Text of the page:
She was Ozu's top Actress--However, the roles she did in Kurosawa movies were uncharacteristic of her general image.

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Setsuko Klossowska de Rola--

 

that's Setsuko's name today because she is the widow of Balthus, who died in 2001. They had one daughter.

 

After the death of Picasso, Balthus, who was Polish-French and lived in Switzerland, was considered to be the world's greatest modern artist.

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Most of my favorite Japanese filmmakers have been mentioned already, in fact I like all that have been mentioned. The first Japanese film I saw was Mizoguchi's *Ugetsu*, when I was a freshman at U. of Michigan. For many years, I considered it the best film of all time. I've seen many films in the years since, and it still holds up as one of the greatest. I'd also point out that Mizoguchi is considered one of the earliest feminist filmmakers, because of his films depicting the plight, and accomplishments, of women.

 

Since I still live near the U. of Mich., I have attended the UM Center for Japanese Studies film program for many years, and had the opportunity to see lots of films projected on a fair sized screen. This fall they will be showing a Kurosawa retrospective, with 8 recently restored 35mm prints. They are familiar films, but it will be nice to see them under such good conditions.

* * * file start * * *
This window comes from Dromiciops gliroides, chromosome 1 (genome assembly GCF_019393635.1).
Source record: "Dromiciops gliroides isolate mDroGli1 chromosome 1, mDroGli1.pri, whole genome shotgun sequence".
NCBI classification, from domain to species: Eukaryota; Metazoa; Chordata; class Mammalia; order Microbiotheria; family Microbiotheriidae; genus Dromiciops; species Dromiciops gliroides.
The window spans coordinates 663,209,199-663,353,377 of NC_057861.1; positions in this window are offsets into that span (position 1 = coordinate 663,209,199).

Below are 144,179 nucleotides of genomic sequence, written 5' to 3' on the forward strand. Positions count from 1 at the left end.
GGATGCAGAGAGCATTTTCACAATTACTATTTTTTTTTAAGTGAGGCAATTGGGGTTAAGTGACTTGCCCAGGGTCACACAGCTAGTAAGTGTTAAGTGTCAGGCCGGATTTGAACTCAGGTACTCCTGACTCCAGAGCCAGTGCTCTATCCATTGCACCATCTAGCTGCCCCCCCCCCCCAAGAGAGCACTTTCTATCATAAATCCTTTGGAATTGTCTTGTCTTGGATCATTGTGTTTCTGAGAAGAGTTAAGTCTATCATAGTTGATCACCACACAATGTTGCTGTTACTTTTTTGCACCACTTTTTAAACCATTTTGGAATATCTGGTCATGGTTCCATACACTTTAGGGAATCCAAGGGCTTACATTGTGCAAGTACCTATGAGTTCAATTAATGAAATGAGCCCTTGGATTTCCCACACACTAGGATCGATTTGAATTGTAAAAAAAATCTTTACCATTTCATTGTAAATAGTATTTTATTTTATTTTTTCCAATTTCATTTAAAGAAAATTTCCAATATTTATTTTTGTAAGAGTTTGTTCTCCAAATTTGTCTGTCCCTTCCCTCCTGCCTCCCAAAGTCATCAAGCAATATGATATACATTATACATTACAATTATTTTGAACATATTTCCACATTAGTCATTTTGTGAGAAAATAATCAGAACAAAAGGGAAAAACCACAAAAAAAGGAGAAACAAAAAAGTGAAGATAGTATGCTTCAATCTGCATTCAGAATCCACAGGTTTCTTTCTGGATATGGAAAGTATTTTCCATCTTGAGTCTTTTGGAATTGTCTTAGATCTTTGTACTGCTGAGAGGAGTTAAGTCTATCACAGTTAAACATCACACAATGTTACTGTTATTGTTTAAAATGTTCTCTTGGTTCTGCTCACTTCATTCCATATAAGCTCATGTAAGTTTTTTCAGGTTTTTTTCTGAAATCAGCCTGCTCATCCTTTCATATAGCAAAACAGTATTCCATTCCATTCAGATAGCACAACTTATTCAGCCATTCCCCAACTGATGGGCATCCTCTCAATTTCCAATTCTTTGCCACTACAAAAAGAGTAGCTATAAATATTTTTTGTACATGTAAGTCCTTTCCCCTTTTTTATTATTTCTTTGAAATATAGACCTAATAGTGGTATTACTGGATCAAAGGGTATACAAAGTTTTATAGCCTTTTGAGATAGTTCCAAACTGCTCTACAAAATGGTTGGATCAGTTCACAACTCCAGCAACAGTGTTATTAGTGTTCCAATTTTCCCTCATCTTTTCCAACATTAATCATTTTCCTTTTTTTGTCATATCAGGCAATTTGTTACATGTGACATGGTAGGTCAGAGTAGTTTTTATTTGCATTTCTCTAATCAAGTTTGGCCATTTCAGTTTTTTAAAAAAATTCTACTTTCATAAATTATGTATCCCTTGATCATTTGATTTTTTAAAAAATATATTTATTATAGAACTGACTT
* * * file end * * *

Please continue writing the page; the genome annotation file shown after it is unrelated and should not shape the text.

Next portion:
http://www.ii.umich.edu/cjs/eventsprograms/film

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Kurosawa film fights tabloid Paparazzi

 

 

Last weekend I saw for the first time Kurosawa's *Scandal* from 1950. It's not a well-known film, but stars Mifune and Shimura. What makes Kurosawa a genius in regards to this film is not that is a great movie--but how universal and ahead of its time the subject matter is.

 

*Scandal* is all about how Paparazzi's in post-war Japan entrap two innocent people--a famous singer and an avant-garde artist. Making an innocent chance meeting into a torrid love affair.

 

But the 2 victims decide to fight back and sue the tabloid in court.

 

It's hard to believe that a film made in 1950 could be so timely today. But art is universal and timeless.

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I don't quite know what you mean that about European. It reminds me a lot of *Nora Inu*. They(Kurosawa and Mifune) made a number of modern topical films at that time. In 1949 they made a film about veneral disease. I believe it was called *The Quiet Duel*. I sure would like to see it.